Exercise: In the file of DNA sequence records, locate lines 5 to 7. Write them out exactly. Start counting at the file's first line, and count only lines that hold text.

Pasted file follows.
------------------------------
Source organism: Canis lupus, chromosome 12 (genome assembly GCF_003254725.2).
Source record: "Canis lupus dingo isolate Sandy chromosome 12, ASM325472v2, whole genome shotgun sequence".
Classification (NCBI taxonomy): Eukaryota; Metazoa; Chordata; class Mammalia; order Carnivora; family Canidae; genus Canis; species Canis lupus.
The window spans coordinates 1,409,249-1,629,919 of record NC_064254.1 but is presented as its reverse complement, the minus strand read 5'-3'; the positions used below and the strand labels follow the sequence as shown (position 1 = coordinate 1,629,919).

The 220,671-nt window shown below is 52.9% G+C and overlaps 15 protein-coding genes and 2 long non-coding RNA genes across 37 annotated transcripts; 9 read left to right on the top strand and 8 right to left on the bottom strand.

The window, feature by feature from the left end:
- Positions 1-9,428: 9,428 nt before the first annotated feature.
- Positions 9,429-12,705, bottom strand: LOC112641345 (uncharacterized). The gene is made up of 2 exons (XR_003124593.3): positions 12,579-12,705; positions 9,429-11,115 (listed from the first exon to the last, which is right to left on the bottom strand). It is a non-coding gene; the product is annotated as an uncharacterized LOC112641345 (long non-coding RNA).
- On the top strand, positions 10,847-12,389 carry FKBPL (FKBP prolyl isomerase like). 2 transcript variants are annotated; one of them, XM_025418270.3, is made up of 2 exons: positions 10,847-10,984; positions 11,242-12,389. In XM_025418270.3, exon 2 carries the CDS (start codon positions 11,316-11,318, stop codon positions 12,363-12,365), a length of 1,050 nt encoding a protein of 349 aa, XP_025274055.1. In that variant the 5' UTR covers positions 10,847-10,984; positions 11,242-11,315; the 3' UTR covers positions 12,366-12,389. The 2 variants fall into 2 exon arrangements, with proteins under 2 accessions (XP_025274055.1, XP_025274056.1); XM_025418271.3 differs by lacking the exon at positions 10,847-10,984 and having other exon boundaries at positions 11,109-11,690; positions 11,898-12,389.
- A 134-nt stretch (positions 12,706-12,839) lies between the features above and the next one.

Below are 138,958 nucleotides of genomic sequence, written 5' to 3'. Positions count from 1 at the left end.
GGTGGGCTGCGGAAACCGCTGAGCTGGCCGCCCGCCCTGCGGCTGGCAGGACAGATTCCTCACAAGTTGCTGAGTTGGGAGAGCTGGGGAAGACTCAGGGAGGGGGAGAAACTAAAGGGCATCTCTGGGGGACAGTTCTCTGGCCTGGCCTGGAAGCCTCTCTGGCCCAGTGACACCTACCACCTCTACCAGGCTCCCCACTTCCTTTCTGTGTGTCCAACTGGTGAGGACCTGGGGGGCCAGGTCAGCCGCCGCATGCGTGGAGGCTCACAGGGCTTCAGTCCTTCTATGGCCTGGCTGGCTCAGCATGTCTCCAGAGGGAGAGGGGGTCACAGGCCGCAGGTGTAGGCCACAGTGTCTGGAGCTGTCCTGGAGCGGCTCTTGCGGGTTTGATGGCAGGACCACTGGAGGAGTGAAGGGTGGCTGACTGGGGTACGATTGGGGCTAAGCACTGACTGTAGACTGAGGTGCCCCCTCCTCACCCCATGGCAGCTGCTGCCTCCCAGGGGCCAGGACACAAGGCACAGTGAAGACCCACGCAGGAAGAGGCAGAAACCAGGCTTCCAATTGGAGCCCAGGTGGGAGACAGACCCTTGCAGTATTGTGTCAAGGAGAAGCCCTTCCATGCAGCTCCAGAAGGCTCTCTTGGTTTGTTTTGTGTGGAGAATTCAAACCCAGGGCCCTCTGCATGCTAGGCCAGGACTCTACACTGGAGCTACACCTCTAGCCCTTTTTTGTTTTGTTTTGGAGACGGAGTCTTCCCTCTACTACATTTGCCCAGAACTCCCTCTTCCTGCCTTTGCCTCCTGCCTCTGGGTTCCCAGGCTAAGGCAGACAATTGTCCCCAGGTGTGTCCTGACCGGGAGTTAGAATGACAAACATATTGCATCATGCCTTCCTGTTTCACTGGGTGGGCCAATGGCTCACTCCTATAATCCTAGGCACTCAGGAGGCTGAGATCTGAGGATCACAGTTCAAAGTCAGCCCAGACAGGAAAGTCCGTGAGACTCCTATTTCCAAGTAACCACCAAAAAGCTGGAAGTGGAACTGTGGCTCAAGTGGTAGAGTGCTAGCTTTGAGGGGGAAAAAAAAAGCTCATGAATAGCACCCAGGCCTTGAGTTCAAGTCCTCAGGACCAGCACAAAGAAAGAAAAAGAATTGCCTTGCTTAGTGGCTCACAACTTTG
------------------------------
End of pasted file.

The 220,671-nt window shown below is 52.9% G+C and overlaps 15 protein-coding genes and 2 long non-coding RNA genes across 37 annotated transcripts; 9 read left to right on the top strand and 8 right to left on the bottom strand.

The window, feature by feature from the left end:
- Positions 1-9,428: 9,428 nt before the first annotated feature.